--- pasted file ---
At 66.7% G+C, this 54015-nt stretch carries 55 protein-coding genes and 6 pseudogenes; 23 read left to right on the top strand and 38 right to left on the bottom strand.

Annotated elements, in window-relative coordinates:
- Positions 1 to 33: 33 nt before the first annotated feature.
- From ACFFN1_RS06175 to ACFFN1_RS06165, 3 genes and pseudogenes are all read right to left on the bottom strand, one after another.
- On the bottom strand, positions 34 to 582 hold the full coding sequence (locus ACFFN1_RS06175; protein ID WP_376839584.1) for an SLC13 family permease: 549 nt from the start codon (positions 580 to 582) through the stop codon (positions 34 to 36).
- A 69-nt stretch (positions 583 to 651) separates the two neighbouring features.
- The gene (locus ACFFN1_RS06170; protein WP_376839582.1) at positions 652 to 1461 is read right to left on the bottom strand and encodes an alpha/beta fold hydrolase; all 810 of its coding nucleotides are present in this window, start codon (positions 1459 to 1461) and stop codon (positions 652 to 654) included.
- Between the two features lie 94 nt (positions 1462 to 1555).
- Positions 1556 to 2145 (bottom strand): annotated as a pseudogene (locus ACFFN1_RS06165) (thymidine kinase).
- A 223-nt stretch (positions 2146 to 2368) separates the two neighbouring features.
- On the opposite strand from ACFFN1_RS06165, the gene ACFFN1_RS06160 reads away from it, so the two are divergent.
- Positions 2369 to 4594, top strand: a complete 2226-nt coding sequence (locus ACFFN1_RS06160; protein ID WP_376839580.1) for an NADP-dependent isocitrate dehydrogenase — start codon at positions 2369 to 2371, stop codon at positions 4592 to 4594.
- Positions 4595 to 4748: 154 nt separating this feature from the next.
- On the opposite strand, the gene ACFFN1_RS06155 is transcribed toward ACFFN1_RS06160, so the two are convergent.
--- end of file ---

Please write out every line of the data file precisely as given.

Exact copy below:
At 66.7% G+C, this 54015-nt stretch carries 55 protein-coding genes and 6 pseudogenes; 23 read left to right on the top strand and 38 right to left on the bottom strand.

Annotated elements, in window-relative coordinates:
- Positions 1 to 33: 33 nt before the first annotated feature.
- From ACFFN1_RS06175 to ACFFN1_RS06165, 3 genes and pseudogenes are all read right to left on the bottom strand, one after another.
- On the bottom strand, positions 34 to 582 hold the full coding sequence (locus ACFFN1_RS06175; protein ID WP_376839584.1) for an SLC13 family permease: 549 nt from the start codon (positions 580 to 582) through the stop codon (positions 34 to 36).
- A 69-nt stretch (positions 583 to 651) separates the two neighbouring features.
- The gene (locus ACFFN1_RS06170; protein WP_376839582.1) at positions 652 to 1461 is read right to left on the bottom strand and encodes an alpha/beta fold hydrolase; all 810 of its coding nucleotides are present in this window, start codon (positions 1459 to 1461) and stop codon (positions 652 to 654) included.
- Between the two features lie 94 nt (positions 1462 to 1555).
- Positions 1556 to 2145 (bottom strand): annotated as a pseudogene (locus ACFFN1_RS06165) (thymidine kinase).
- A 223-nt stretch (positions 2146 to 2368) separates the two neighbouring features.
- On the opposite strand from ACFFN1_RS06165, the gene ACFFN1_RS06160 reads away from it, so the two are divergent.
- Positions 2369 to 4594, top strand: a complete 2226-nt coding sequence (locus ACFFN1_RS06160; protein ID WP_376839580.1) for an NADP-dependent isocitrate dehydrogenase — start codon at positions 2369 to 2371, stop codon at positions 4592 to 4594.
- Positions 4595 to 4748: 154 nt separating this feature from the next.
- On the opposite strand, the gene ACFFN1_RS06155 is transcribed toward ACFFN1_RS06160, so the two are convergent.